The Birmingham News – October 8, 1996
By Nancy Raabe
News staff writer
We’ve all been to one too many concerts where the main message was that of sameness. Perhaps it was the same kind of music written in the same style and played the same way, or maybe it was one of those all-Beethoven or all-Brahms programs where sameness, used as a substitute for creative programming, is glorified, even deified.
There are remedies. One is an event like that Monday night at the University of Montevallo, produced by the Birmingham Art Music Alliance, which roused all in need out of the stupor of similarity.
On this occasion, a crowd of about 150 in Montevallo’s LeBaron Recital Hall enjoyed a widely varied, thoughtfully designed journey through different modes of contemporary musical thought.
It began with the relative conservatism of the late Harold Beerman’s lean, carefully crafted “Impromptu” for flute and piano. UM senior Donald Ashworth and staff accompanist Laurie Middaugh gave voice to the work’s modest nobility through close attention to its elegant vertical sonorities.
Progressing toward the more overtly experimental, the evening climaxed with a recreation of Vivian Adelberg Rudow’s arresting three-way dialogue for live cello and decorated cello cases, “With Love.”
Inspired a decade ago by the similarity between a cello case and a woman’s shape, Rudow challenged the observer to decorate two cases in contrasting styles-one as a flamboyant daughter and the other a more conservatively clad mother. With speakers behind each case, she ran “unmarried, spirited” music through the daughter case and, through the mother case, a collage of interviews with 23 people about their own mothers, and mothers with their own thoughts on motherhood.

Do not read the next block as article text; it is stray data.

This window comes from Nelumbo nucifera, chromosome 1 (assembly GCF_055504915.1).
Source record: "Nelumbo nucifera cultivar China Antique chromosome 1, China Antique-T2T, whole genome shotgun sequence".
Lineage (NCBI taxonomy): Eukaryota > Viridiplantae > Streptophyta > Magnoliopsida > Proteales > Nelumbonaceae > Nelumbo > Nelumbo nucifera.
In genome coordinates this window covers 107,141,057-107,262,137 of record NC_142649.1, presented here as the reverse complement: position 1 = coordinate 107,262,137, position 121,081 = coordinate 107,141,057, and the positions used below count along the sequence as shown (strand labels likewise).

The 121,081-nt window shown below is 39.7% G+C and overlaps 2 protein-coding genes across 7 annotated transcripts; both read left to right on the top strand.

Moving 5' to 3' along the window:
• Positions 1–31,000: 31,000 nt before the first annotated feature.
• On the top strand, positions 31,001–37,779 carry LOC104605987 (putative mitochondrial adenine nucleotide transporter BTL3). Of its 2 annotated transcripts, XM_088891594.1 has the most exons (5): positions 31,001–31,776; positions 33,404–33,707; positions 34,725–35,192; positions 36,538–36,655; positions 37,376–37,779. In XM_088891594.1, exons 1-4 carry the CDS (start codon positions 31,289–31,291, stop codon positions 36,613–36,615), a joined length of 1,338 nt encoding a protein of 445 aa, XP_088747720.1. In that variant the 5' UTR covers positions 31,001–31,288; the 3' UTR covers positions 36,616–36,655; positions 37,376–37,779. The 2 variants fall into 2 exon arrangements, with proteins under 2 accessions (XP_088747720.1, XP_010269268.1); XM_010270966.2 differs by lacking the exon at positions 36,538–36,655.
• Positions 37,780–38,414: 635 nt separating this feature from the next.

Positioned between them, the live cellist is called upon to carry on a dialogue with both surrounding characters in musical terms ranging from hyperactivity to blues to a prolonged dreamy ballad. With the skilled contributions of cellist Craig Hultgren, the result on this occasion was at once poignant, whimsical, deeply musical (the spoken words were electronically arranged so as to fit in with surrounding musical rhythms, yet seemed perfectly natural) and outrageously entertaining.
Serving as an appropriate denouement was UM faculty composer Edwin Robertson’s richly atonal “Three Movements for Two Pianos.” In this committed reading by Jane Gibbs and Norma Dean, each of the concise movements advanced a compelling musical argument from start to finish.